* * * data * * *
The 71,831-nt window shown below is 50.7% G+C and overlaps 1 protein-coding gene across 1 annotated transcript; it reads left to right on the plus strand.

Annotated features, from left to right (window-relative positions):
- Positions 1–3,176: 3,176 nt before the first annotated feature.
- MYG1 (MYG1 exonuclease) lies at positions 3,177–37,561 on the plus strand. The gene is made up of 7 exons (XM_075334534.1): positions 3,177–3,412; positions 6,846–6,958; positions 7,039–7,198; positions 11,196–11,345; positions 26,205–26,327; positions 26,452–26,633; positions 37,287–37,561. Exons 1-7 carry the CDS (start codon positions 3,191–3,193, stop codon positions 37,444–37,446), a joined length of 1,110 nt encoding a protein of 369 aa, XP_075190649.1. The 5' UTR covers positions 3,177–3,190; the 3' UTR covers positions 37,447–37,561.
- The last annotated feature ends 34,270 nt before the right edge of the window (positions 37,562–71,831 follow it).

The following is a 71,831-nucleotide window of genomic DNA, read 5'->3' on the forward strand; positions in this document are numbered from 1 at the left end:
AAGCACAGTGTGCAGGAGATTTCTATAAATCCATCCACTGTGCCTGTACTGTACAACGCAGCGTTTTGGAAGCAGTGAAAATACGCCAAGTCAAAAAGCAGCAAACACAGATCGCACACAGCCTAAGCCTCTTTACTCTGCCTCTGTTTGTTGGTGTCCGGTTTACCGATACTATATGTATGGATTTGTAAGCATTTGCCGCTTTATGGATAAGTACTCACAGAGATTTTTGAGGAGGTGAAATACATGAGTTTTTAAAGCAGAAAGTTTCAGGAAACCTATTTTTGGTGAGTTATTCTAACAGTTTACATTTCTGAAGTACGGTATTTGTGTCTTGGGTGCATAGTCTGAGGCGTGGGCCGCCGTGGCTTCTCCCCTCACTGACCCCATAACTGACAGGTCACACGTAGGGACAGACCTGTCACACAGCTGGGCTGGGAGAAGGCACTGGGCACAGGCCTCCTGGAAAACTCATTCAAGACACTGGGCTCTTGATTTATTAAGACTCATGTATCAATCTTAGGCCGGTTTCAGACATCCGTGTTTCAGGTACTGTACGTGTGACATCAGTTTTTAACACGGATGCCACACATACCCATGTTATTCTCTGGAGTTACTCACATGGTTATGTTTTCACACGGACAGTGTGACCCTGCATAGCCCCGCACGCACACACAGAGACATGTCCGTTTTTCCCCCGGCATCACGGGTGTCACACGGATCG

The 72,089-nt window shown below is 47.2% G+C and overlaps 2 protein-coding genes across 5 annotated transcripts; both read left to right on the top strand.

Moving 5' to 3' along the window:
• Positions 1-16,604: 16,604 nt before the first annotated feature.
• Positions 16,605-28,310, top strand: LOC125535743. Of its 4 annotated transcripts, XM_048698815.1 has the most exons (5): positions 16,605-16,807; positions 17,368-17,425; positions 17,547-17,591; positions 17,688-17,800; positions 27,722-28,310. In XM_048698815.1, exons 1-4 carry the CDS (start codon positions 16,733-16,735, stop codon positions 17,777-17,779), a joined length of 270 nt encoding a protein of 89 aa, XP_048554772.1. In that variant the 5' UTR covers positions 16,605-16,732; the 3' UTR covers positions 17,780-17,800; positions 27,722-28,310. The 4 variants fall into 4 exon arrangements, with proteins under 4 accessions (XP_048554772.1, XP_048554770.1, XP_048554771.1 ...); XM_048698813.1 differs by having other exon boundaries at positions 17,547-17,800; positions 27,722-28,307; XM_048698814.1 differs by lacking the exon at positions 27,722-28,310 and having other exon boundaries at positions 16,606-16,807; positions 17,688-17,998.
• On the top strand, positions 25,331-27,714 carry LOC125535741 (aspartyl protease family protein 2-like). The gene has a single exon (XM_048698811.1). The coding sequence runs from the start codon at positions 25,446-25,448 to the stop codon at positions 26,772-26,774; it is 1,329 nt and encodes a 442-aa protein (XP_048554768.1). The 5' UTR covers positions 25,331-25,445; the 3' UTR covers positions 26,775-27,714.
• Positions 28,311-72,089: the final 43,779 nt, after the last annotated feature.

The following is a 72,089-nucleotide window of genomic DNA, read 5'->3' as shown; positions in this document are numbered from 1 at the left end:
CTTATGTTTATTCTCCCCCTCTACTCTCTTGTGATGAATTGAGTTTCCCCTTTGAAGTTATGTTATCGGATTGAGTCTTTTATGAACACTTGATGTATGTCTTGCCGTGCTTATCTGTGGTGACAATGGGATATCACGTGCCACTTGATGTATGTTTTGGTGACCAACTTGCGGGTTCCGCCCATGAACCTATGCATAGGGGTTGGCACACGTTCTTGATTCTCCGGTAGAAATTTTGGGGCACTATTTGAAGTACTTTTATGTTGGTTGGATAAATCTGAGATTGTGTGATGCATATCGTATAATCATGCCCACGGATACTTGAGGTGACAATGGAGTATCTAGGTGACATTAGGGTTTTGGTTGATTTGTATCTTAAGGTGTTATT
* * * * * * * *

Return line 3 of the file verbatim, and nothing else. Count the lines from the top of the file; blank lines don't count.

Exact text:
- Positions 1–3,176: 3,176 nt before the first annotated feature.